Do you remember having a favorite tree growing up? Maybe you shared your first kiss underneath its leafy branches, rested against its gnarled bark while reading your favorite paperbacks, or even used it as the safe spot in games of base tag with your friends. Well, the titular timber in Curse of the Witching Tree isn’t that type of tree, and in his feature film directing debut, James Crow effectively shows its horrifying historical roots.

Siblings Emma and Jake Thorson weren’t thrilled about moving to St. Jonas farm in the first place, but they find more to fear than feeding the pigs when the spirits of nine slain children begin to pop up on the grounds. Unfortunately for the teenager and her younger brother, their mom isn’t buying into their supernatural theories—she’s understandably preoccupied with the condition of her husband, who’s been in a coma for quite some time and is barely clinging to this world. It’s a tough time to be a Thorson.

But the dead don’t care if the living are in good spirits or not. When they have a message to send, they’ll send it, and that’s exactly what the young ghosts of St. Jonas farm do, scaring poor Jake, stressed-out Emma, her helpful boyfriend Mike, and viewers in equal measure.

Their presence seemingly enhanced after a barnyard séance, these creepy kids with a connection to the cursed land often wear burlap sacks over their heads (like distant cousins of little Sam from Trick ’r Treat) and turn the Thorsons’ new home into a relentless haunted house where doors close on their own and things go bump in the night (even the heaviest sleepers would find it impossible to get a full night’s rest in this environment).

Enough jump scares exist in Curse of the Witching Tree to fill two films, and that's not a bad thing, as more often than not Crow sets them up with eerie (sometimes nearly subliminal) effectiveness. Adding to the horror are the solid performances. The members of the Thorson family form a realistic, flawed family unit. These folks are seemingly plucked straight out of real life, making their predicaments all the more precarious.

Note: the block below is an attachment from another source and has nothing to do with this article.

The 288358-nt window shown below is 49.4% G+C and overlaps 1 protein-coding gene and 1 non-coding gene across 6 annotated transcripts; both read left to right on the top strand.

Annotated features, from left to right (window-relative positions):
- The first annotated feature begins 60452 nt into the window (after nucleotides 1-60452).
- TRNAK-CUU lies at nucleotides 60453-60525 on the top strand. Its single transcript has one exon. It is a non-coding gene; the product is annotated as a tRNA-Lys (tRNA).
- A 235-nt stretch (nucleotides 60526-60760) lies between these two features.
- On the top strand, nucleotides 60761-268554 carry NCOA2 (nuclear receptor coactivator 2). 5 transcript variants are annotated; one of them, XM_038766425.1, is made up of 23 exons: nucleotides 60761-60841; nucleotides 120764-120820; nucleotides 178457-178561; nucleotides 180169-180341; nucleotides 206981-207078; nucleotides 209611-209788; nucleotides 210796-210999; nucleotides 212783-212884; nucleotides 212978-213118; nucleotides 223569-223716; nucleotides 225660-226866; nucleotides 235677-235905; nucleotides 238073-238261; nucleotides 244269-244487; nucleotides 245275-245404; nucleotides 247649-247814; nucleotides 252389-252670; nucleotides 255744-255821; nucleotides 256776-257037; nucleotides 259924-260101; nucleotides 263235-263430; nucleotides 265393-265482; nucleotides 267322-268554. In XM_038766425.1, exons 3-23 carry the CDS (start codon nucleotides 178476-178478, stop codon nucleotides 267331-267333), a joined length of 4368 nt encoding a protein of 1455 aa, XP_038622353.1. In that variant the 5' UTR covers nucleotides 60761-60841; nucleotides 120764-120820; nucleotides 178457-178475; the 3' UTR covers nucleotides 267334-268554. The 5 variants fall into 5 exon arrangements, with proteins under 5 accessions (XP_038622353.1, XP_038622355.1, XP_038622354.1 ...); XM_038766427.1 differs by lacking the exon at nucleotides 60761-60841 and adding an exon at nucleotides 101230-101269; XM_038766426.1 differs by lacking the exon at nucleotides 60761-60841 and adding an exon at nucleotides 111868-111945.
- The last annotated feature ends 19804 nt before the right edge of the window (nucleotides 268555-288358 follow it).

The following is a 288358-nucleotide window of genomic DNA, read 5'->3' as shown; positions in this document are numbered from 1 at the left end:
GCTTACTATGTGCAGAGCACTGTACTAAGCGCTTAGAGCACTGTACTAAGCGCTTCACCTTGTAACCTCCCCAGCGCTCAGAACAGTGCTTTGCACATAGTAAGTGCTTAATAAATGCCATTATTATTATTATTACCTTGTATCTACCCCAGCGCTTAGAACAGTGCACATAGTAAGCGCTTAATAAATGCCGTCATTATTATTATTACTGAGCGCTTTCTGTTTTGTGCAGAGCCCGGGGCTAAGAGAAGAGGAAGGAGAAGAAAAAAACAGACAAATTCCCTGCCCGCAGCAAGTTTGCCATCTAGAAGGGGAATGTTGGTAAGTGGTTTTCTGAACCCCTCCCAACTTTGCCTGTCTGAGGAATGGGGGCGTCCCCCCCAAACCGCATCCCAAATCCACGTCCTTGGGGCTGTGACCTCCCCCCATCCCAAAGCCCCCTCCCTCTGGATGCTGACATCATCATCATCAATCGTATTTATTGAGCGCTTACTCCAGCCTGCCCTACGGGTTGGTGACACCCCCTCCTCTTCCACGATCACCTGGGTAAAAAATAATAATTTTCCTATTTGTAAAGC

Overall, Crow makes a fine feature that should make even the most hardened horror fan jump a little in their skin on more than one occasion. Curse of the Witching Tree is definitely worth a watch, especially around the witching hour, when its truly nightmarish atmosphere can be fully appreciated.

Written, produced, and directed by James Crow, Curse of the Witching Tree comes out on DVD in the US on May 19th and in the UK on May 18th.

Synopsis: "An innocent woman, accused of murdering her son and hanged as a witch, curses a tree and the children who play around it. The effects of this act of revenge echo through the years and centuries, and restless spirits haunt the house where the bodies of the cursed children have been buried. A family move into their new home, and begin to uncover the terrible truth behind The Witching Tree and the murdered children upon which they unknowingly sleep..."

Cast: "Sarah Rose Denton, Lucy Clarvis, Lawrence Weller, Jon Campling, Danielle Bux, Caroline Boulton, Lydia Breden-Thorpe, Shane Green, Liam Ponder, Charlie Bond, Lorraine Gray, Dean Maskell, Viv Bonney, James Sibley, Alexandra Lawes."

  • Derek Anderson
    About the Author - Derek Anderson

    Raised on a steady diet of R.L. Stine’s Goosebumps books and Are You Afraid of the Dark?, Derek has been fascinated with fear since he first saw ForeverWare being used on an episode of Eerie, Indiana.

    When he’s not writing about horror as the Senior News Reporter for Daily Dead, Derek can be found daydreaming about the Santa Carla Boardwalk from The Lost Boys or reading Stephen King and Brian Keene novels.